The 1981-1982 economic downturn had a still greater increase in unemployment than the early 1990s, and in general is considered by the C.D. Howe Institute the worst of the two. It consisted of six consecutive quarters of negative growth and a significant spike in unemployment. According to the report, the 1981-1982 recession “continues to show the largest peak-to-trough decline of any downturn since the 1930s.” The peak refers to the highest point of economic activity before a recession, while the trough is the lowest point of activity and where the economy begins its recovery.
Finally, the 2008-2009 recession. Here, the economy declined for three consecutive quarters, albeit sharply, and employment did not fall as significantly as in the 1981-1982 recession. This one appears less severe than some others, and that would make Harper’s claim untrue. But there’s more to the story.
A deeper look at 2008-2009
Unlike previous recessions, the 2008-2009 instability was uniquely global.
Paul Beaudry, an economics professor at the University of British Columbia, said that while the domestic effects of the 2008-2009 recession were comparable to those of 1981-1982, the recent recession was unprecedented because of the global scale and impact.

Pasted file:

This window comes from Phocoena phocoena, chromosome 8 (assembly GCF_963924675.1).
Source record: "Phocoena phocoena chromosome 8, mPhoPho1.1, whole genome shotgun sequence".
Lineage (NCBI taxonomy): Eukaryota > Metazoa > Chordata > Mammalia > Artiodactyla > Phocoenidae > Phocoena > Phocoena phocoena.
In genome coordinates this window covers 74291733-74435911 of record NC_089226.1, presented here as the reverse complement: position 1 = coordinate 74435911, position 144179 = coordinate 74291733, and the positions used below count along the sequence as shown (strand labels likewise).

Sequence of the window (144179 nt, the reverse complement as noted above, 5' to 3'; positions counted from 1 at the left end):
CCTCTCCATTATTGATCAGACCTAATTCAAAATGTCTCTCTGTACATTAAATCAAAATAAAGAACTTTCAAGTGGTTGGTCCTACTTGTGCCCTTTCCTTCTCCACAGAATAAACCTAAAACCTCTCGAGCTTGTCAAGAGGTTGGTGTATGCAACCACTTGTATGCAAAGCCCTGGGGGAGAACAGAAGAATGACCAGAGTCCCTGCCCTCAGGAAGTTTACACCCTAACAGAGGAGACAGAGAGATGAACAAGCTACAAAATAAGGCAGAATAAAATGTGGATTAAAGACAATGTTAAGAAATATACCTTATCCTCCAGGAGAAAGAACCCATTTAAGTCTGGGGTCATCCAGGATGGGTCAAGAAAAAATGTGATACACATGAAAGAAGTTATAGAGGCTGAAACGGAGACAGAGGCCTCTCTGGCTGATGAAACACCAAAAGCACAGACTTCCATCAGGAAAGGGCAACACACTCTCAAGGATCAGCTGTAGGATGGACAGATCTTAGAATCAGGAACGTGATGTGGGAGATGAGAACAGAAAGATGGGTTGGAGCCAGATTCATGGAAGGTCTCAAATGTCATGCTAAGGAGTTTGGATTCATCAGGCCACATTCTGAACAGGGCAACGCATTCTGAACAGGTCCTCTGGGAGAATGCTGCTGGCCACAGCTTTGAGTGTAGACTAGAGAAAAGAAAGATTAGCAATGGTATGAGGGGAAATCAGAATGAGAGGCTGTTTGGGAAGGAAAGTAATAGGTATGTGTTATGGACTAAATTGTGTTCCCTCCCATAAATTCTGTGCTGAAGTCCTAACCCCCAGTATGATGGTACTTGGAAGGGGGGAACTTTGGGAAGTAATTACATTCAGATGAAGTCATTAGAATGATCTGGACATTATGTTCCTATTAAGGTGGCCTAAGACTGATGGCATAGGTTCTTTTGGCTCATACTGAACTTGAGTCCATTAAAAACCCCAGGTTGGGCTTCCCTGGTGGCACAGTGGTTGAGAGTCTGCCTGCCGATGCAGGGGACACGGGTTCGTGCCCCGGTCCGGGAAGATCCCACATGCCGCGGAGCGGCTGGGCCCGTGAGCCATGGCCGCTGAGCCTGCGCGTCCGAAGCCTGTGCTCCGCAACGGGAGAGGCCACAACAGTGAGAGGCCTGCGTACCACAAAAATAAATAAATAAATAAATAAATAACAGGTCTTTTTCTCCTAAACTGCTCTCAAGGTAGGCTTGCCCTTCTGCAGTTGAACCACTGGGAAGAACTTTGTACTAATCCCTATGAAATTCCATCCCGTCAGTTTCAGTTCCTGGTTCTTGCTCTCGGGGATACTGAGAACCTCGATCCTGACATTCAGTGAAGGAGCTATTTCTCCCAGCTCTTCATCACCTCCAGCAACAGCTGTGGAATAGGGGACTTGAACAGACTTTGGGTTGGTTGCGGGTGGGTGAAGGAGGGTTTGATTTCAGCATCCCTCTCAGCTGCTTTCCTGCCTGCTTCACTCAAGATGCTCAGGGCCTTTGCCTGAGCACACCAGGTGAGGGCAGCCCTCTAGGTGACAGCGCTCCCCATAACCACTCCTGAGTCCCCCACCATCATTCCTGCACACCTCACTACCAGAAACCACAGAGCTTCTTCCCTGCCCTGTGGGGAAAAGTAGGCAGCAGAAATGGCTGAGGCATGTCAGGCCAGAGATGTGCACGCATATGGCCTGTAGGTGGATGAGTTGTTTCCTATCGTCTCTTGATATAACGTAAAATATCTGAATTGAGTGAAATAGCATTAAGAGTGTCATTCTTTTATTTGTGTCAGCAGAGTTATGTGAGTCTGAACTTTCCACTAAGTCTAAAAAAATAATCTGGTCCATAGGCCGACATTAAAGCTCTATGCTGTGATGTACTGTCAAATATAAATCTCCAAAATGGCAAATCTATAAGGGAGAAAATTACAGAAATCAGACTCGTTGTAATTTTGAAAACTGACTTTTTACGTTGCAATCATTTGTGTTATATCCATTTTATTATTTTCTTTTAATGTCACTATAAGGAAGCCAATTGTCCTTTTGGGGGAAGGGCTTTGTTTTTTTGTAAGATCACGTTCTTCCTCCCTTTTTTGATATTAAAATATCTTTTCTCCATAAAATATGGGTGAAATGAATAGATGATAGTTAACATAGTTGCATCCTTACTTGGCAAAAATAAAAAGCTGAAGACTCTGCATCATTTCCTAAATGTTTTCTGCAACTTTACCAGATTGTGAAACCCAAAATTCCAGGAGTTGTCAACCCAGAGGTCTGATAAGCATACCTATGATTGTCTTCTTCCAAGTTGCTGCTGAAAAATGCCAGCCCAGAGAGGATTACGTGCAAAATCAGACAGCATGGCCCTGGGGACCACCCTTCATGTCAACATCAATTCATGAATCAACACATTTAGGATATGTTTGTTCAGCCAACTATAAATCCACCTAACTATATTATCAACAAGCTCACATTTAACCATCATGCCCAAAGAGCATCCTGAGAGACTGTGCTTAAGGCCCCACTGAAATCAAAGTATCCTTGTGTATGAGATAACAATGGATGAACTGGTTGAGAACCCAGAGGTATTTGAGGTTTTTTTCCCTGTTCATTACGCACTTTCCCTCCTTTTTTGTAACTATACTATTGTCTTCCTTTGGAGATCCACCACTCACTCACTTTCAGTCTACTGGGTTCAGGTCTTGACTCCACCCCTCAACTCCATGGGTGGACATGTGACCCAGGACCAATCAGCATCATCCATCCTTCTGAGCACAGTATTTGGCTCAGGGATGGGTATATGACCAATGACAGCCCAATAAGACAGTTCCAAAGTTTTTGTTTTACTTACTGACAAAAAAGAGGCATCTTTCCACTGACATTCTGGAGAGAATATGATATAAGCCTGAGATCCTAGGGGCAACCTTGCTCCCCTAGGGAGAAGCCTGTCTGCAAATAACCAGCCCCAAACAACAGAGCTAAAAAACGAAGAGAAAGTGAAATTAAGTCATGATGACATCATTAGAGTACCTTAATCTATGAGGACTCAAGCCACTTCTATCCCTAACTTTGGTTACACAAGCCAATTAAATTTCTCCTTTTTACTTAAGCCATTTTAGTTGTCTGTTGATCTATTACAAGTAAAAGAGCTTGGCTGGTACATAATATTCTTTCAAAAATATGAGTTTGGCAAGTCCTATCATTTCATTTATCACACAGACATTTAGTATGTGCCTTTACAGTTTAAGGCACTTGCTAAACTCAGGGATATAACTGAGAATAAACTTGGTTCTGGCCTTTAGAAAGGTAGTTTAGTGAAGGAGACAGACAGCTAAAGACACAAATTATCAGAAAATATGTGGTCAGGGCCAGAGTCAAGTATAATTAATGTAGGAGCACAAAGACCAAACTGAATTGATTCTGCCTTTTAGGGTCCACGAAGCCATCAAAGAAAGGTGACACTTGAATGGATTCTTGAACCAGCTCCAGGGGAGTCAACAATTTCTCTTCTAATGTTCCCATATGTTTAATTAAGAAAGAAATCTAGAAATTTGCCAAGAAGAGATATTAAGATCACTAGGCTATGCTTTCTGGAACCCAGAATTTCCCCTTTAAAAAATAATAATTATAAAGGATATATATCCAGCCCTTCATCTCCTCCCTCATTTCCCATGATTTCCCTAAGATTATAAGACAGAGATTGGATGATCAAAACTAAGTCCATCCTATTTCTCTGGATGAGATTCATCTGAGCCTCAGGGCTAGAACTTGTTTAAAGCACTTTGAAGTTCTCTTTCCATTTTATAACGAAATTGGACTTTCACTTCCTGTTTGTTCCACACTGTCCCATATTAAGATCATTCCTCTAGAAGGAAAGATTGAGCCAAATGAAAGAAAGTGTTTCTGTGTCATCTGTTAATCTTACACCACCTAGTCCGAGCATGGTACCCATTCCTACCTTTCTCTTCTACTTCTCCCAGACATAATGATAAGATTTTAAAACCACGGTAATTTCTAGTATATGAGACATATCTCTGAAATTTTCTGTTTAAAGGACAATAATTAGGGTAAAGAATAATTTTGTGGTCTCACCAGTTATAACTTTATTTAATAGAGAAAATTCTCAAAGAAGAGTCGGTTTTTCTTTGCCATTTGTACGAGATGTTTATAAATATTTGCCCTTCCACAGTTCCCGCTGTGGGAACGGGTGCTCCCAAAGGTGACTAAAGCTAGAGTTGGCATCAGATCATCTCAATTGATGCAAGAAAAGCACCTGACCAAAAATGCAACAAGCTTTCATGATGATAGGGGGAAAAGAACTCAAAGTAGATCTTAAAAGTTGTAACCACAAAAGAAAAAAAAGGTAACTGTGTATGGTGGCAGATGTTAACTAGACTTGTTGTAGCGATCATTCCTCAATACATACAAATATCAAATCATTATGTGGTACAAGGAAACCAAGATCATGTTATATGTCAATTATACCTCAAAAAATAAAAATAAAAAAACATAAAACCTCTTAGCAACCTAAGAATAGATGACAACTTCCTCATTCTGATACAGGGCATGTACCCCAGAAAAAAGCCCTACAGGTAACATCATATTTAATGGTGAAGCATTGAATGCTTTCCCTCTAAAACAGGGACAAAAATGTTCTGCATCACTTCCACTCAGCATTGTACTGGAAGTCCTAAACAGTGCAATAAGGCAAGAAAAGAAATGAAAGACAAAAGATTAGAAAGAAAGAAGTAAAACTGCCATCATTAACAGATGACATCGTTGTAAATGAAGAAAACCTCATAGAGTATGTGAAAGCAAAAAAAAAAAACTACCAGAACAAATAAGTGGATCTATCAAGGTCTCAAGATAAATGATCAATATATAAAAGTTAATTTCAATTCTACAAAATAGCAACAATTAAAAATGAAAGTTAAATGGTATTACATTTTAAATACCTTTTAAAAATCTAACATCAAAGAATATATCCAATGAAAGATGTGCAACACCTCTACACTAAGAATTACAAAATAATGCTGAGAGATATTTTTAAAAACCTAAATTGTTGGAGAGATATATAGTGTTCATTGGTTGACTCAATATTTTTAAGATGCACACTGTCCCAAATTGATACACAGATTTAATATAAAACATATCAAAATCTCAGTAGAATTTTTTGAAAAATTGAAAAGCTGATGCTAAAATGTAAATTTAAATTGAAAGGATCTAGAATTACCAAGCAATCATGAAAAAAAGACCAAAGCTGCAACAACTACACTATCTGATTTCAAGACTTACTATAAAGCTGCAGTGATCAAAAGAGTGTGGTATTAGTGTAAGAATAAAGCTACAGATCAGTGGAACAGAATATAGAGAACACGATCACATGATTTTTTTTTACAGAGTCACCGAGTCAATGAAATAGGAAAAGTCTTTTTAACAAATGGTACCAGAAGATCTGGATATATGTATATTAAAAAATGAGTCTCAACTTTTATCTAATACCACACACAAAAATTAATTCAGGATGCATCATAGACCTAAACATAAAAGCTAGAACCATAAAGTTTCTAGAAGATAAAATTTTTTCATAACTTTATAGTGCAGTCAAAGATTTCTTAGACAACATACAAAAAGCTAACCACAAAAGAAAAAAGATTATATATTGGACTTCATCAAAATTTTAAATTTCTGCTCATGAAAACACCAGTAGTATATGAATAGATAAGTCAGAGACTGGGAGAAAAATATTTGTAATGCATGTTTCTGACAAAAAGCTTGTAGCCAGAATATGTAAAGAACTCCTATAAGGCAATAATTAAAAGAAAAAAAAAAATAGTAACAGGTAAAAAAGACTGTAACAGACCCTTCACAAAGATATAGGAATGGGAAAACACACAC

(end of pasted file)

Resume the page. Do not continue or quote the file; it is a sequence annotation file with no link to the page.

“The main element that sets the recent recession apart from previous recessions is the international dimension: It was large and highly correlated across all major rich industrial economies,” he said.
Philip Cross, co-author of the C.D. Howe Institute report and the former chief economic analyst at Statistics Canada, agreed the international dimension increased the instability of the recession years.
The 2008-2009 recession was the “Great Recession,” Cross said, “even if the drop in GDP and employment was less than in 1981 or 1990, because there was the risk of the global economy falling into a depression like the 1930s.”
Cross also cited a 2010 speech by Mark Carney, former governor of the Bank of Canada and head of the institution during the recession, who likewise called it the “Great Recession.” Carney argued that “to claim otherwise with simplistic comparisons to prior downturns is to ignore both the rapidity and the scale of the policy response, as well as the likelihood that the aftershocks from the crisis will persist for years.”
Carney pinpointed four areas of fallout from 2008-2009: The pace and variability of global growth in different countries; higher volatility of commodity prices; a “radically altered” global financial system; and uncertainty about the openness of goods and capital markets.
Harper said the past decade was a period of unprecedented economic instability. Taking into account effects beyond the immediately domestic and with the qualification that we look at the the economy after the Great Depression, he is correct – according to expert analysis about what constitutes a period of instability.
Within Canada, the effects of the 2008-2009 recession were not as severe as the recession in the early 1980s, but the international upheaval and the uncertainty it created for the future set the past ten years apart from previous periods of economic instability.